The ICO’s much-anticipated draft Direct Marketing Code of Practice just came across our desks. This will replace the Regulator’s Direct Marketing Guidance and will have statutory status once final and published. Adhering to the code will be seen as the measure of your compliance with UK data protection laws. There are many Good Practice Recommendations in the document that should not be ignored unless you have a viable alternative method.

Just now it is still a draft and open for consultation until 4th March 2020

Set out here are a few things that caught our eye from a quick scan. We suspect there will be a lot more hiding in the detail of the 120 pages.

It addresses many of the holes in existing law as well as more advanced marketing techniques such as online behavioural advertising, social media targeting, mobile apps and location-based marketing as well as ICO’s other guidance on lawful bases, profiling, cookies, Data Protection Impact Assessments(DPIAs) and so on.

Indirect Personal data collection & right to be informed

Confirmed in the draft is the requirement of an individual to be informed when you haven’t collected personal data directly from that individual (IE you obtained this from publicly available sources or a bought-in list). It says: You are unlikely to be able to rely on disproportionate effort in situations where you are collecting personal data from various sources to build an extensive profile of an individual’s interests and characteristics for direct marketing purposes

This will present a challenge for some list sellers and lead generators. It goes on to say that if you do not actively tell people about your “invisible processing” you must carry out a DPIA before you start.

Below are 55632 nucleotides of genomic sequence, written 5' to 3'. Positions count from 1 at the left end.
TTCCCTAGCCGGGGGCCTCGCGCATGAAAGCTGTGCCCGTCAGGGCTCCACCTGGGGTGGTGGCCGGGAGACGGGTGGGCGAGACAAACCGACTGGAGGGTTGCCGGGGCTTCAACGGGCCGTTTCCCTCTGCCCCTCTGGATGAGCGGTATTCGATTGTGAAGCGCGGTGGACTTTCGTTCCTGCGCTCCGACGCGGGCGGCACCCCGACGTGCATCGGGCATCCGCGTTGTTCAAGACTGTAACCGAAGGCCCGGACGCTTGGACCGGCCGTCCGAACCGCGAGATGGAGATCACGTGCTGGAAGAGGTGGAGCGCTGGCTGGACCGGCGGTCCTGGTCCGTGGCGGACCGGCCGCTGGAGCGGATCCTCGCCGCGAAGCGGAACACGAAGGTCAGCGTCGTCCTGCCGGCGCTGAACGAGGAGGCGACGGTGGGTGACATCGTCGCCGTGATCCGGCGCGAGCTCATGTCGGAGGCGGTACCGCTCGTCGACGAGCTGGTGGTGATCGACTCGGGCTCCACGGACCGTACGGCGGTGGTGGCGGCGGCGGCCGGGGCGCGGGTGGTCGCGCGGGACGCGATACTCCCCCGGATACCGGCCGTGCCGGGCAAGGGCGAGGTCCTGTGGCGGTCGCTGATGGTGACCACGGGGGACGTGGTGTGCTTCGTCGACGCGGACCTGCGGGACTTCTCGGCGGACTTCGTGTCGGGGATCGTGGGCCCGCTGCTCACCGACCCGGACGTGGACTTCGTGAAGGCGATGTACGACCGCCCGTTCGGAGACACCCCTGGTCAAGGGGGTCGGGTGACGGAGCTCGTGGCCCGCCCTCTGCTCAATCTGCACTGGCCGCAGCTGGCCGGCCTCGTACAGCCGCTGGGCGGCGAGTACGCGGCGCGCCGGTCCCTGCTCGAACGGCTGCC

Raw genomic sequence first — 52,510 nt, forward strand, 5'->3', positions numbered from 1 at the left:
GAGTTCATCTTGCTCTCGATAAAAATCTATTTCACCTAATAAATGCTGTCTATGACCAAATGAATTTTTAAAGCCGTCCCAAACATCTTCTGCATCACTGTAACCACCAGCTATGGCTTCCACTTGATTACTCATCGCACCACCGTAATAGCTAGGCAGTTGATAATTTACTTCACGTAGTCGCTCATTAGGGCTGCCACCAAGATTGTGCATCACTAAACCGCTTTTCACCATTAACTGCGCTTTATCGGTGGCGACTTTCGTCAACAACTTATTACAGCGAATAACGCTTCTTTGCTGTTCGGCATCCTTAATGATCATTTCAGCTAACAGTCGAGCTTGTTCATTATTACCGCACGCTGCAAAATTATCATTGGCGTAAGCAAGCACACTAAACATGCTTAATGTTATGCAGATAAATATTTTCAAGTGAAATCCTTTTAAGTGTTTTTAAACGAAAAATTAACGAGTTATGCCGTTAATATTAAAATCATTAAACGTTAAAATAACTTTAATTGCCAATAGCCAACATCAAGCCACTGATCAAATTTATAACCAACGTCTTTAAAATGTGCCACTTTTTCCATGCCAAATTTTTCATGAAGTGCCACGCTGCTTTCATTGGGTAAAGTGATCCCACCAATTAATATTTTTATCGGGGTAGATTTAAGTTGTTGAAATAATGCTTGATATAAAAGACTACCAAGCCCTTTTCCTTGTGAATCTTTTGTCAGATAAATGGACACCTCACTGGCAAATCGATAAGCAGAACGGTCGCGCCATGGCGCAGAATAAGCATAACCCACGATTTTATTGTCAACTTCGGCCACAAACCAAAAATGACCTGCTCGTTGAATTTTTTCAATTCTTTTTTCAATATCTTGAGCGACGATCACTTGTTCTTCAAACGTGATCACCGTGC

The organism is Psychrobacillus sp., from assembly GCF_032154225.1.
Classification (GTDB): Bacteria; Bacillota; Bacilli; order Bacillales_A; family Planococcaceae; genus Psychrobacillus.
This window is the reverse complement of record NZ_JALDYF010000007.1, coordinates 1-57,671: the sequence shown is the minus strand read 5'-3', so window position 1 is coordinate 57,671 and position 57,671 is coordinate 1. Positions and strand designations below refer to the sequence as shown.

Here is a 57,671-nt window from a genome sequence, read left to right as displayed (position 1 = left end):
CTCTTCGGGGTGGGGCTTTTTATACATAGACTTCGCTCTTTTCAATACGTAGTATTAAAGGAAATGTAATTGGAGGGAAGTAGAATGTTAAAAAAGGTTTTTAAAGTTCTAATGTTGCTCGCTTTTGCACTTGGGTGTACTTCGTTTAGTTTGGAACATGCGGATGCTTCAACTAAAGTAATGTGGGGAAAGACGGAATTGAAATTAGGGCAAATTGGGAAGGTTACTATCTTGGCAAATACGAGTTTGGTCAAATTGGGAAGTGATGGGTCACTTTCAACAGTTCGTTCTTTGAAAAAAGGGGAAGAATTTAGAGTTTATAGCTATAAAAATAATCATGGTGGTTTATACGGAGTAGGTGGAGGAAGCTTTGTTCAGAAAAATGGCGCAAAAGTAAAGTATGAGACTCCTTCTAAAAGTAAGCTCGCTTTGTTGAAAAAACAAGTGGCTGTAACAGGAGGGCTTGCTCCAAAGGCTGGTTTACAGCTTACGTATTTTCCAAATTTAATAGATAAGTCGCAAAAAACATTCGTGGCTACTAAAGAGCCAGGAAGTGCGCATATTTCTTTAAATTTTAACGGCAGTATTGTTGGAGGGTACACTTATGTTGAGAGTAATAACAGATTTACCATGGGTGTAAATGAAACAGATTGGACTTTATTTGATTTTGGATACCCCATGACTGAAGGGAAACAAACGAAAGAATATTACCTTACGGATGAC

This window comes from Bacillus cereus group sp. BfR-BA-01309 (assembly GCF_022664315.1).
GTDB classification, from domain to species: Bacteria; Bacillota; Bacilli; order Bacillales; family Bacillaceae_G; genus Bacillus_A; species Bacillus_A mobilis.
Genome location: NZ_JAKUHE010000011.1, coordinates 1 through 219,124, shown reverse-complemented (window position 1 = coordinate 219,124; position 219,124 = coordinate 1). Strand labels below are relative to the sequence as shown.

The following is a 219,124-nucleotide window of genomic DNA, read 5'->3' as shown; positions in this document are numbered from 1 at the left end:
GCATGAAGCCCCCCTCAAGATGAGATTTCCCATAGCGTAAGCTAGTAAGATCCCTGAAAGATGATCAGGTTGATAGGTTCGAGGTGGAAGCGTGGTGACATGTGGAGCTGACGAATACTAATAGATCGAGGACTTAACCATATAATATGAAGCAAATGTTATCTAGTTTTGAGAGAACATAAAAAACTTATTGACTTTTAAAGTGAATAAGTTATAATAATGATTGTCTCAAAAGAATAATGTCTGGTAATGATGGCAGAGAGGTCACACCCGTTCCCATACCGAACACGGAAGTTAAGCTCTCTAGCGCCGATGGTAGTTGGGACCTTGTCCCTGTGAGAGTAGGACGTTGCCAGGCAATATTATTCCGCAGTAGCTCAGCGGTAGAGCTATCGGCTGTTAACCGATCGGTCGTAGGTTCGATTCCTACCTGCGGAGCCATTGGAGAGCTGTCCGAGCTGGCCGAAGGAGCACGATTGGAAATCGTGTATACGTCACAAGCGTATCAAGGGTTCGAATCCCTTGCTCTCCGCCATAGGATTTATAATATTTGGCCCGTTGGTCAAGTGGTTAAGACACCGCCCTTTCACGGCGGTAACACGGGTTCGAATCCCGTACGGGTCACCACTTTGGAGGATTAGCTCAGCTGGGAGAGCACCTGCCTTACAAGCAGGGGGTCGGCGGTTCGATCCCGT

Online Advertising

The new draft code says “where cookies and other technologies are used Privacy and Electronic Communications Regulations (PECR) applies”. It also highlights that where you are personalising adverts (based on for example an individual’s browsing history) this will be direct marketing. It states: In the vast majority of cases, online advertising involves the use of cookies and similar technologies and therefore PECR applies. Additionally, if you engage in behavioural advertising – for example by personalising adverts on the basis of say an individual’s browsing history, purchase history or login information – this will constitute direct marketing. This is because the decision to target that particular user with a specific advert is based on what you know.

Data Enrichment

This is a big red flag item. The ICO says as it’s unlikely people will anticipate you are doing this or understand what it is. It says: You are not able to enrich the personal data you hold if you and the third-party (where applicable) did not tell individuals about it.

Furthermore, it says purchasing additional contact details for your existing customers is ‘likely’ to be unfair, unless they’ve expressly agreed.

Refer a Friend Campaigns (Viral Marketing)

As you have no direct contact with the people you are instigating an individual to send direct marketing to, it is impossible for you to collect valid consent – Therefore a breach of PECR

Social Media Targeting – List-based Audience

When using “list-based” tools (e.g. Facebook custom audiences or LinkedIn contact targeting), where you upload personal data you already have to the platform (a list of email addresses) you must be transparent and clearly inform people about this processing. If the individual has objected to you using their personal data for direct marketing purposes, you cannot use their data to target them on social media, including by using list-based tools

Many organisations may currently rely on Legitimate Interests, especially when using hashed lists. It’s not clear why the ICO believes audience tools would not meet the three-part test.

Social Media Targeting – Lookalikes

The ICO recognises activities to find customers that are similar to yours. The code says that while the social media platform undertakes the processing activities, organisations using these are initiating the activity.

The ICO’s conclusion; The organisation and the platform are joint controllers. Organisations should be satisfied the platform has taken all necessary steps to provide appropriate transparency information to people.

With more than 120 pages to the Code, there’s a lot to take in. It remains to be seen what if any changes emerge following the consultation.